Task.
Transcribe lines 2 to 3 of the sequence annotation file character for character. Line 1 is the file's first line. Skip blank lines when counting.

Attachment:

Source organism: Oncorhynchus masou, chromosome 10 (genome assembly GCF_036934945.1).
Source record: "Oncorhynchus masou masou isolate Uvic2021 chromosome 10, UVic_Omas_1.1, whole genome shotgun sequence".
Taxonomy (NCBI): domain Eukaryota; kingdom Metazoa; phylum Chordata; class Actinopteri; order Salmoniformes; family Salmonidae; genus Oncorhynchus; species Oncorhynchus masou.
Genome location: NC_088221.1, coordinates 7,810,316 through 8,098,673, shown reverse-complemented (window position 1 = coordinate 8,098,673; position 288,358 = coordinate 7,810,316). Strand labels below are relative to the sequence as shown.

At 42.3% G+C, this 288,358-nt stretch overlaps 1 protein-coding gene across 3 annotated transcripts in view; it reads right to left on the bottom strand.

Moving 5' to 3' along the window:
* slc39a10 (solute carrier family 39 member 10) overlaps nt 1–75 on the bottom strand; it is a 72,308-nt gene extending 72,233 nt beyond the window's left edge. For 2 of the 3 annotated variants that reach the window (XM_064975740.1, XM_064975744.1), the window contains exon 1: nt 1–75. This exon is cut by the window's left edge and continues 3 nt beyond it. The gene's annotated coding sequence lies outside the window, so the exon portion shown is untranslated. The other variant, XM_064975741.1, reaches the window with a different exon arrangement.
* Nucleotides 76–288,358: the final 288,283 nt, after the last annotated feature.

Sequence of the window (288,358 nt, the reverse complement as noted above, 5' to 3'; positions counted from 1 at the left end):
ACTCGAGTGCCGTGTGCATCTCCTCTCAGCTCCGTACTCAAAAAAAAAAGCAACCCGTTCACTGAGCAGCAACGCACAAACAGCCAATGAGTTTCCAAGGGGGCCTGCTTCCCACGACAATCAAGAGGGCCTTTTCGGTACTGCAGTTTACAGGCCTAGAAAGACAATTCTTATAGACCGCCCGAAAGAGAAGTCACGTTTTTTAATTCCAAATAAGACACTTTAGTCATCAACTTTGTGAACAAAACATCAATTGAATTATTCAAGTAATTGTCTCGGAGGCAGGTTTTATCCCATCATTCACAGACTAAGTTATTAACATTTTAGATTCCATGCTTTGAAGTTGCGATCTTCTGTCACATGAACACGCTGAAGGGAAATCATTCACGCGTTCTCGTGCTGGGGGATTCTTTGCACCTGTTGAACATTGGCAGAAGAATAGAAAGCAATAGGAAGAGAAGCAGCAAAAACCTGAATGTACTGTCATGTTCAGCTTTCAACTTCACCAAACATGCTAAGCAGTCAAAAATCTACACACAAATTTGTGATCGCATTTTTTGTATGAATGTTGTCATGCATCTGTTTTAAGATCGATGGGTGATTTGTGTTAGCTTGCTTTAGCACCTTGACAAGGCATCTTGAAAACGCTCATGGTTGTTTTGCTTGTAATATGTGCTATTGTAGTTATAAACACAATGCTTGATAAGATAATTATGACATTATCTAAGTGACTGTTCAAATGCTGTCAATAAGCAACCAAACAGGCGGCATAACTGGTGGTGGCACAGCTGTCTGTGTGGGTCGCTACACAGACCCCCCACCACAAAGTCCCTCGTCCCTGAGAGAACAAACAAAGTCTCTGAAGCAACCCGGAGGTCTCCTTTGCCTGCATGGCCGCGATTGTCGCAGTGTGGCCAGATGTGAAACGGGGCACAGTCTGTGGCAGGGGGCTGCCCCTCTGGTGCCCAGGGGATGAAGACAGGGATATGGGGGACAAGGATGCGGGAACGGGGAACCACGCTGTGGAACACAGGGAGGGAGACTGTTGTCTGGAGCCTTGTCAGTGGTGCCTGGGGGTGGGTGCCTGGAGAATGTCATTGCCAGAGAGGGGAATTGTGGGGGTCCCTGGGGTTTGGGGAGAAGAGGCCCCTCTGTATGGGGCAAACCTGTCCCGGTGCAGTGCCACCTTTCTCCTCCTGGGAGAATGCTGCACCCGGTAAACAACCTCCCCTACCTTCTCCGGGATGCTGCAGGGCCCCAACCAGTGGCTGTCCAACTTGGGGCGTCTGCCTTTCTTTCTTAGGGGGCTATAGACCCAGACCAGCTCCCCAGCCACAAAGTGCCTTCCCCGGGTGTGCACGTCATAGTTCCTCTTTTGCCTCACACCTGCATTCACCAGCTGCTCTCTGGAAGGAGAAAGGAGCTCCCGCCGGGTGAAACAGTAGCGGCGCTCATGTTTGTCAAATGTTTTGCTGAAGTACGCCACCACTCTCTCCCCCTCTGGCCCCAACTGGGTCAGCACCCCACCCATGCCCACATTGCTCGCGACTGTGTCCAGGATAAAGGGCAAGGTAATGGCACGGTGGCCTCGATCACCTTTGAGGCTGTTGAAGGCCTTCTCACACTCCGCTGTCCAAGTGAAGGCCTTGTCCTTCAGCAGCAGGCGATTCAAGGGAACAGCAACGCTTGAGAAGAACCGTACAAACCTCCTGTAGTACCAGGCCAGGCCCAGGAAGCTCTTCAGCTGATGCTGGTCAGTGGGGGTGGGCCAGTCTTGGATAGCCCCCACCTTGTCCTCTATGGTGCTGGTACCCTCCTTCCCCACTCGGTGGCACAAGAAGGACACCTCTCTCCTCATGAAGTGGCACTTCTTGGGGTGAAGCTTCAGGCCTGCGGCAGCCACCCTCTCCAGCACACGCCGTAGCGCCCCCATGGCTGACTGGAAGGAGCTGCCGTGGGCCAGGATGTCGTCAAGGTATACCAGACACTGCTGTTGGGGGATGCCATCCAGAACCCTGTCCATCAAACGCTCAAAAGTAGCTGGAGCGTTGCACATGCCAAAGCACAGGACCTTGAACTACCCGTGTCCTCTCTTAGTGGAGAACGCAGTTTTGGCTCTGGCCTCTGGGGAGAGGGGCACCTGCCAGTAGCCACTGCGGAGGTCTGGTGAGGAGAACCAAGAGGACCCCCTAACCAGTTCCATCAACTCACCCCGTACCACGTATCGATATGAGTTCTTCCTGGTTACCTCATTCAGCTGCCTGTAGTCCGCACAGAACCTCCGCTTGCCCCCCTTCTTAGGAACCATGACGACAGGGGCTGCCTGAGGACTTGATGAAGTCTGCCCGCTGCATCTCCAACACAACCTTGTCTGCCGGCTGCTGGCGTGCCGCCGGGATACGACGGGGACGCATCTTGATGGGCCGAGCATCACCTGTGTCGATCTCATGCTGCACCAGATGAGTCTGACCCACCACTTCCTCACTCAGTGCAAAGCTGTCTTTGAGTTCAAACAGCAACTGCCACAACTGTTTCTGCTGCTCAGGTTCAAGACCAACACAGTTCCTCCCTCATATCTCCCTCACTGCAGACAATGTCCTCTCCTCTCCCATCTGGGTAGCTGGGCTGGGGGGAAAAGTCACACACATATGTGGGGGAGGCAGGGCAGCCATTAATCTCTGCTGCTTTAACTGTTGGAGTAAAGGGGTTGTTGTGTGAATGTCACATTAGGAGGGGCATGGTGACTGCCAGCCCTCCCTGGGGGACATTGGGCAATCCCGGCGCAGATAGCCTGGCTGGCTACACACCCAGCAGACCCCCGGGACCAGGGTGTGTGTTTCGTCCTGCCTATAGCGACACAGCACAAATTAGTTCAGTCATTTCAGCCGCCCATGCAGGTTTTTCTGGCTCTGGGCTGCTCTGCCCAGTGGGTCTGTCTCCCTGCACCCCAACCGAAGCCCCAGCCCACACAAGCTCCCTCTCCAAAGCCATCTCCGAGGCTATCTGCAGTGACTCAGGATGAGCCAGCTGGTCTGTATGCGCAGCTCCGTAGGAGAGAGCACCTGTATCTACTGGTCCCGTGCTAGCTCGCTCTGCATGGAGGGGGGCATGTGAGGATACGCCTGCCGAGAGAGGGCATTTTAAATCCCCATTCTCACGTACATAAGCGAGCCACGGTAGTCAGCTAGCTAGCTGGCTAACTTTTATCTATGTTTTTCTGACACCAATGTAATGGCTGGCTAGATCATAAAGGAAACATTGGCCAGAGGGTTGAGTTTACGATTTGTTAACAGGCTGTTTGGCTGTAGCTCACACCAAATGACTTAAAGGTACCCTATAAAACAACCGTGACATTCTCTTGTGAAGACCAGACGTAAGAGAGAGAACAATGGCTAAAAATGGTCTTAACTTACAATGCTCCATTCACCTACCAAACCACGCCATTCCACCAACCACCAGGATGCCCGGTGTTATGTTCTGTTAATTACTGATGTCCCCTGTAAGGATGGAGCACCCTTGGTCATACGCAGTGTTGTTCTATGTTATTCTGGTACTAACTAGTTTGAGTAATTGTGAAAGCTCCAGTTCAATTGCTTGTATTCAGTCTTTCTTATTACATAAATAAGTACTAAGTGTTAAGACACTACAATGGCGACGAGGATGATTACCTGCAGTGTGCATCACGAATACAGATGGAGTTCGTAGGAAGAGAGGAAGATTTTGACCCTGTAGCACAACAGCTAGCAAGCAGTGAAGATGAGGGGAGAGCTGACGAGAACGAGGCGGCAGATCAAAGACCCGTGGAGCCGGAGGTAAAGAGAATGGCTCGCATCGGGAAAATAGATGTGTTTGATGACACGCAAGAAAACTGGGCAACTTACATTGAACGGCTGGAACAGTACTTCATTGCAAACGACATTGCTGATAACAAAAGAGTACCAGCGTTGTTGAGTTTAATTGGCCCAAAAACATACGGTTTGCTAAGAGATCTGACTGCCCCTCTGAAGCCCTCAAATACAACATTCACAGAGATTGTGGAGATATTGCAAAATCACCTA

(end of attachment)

Source record: "Oncorhynchus masou masou isolate Uvic2021 chromosome 10, UVic_Omas_1.1, whole genome shotgun sequence".
Taxonomy (NCBI): domain Eukaryota; kingdom Metazoa; phylum Chordata; class Actinopteri; order Salmoniformes; family Salmonidae; genus Oncorhynchus; species Oncorhynchus masou.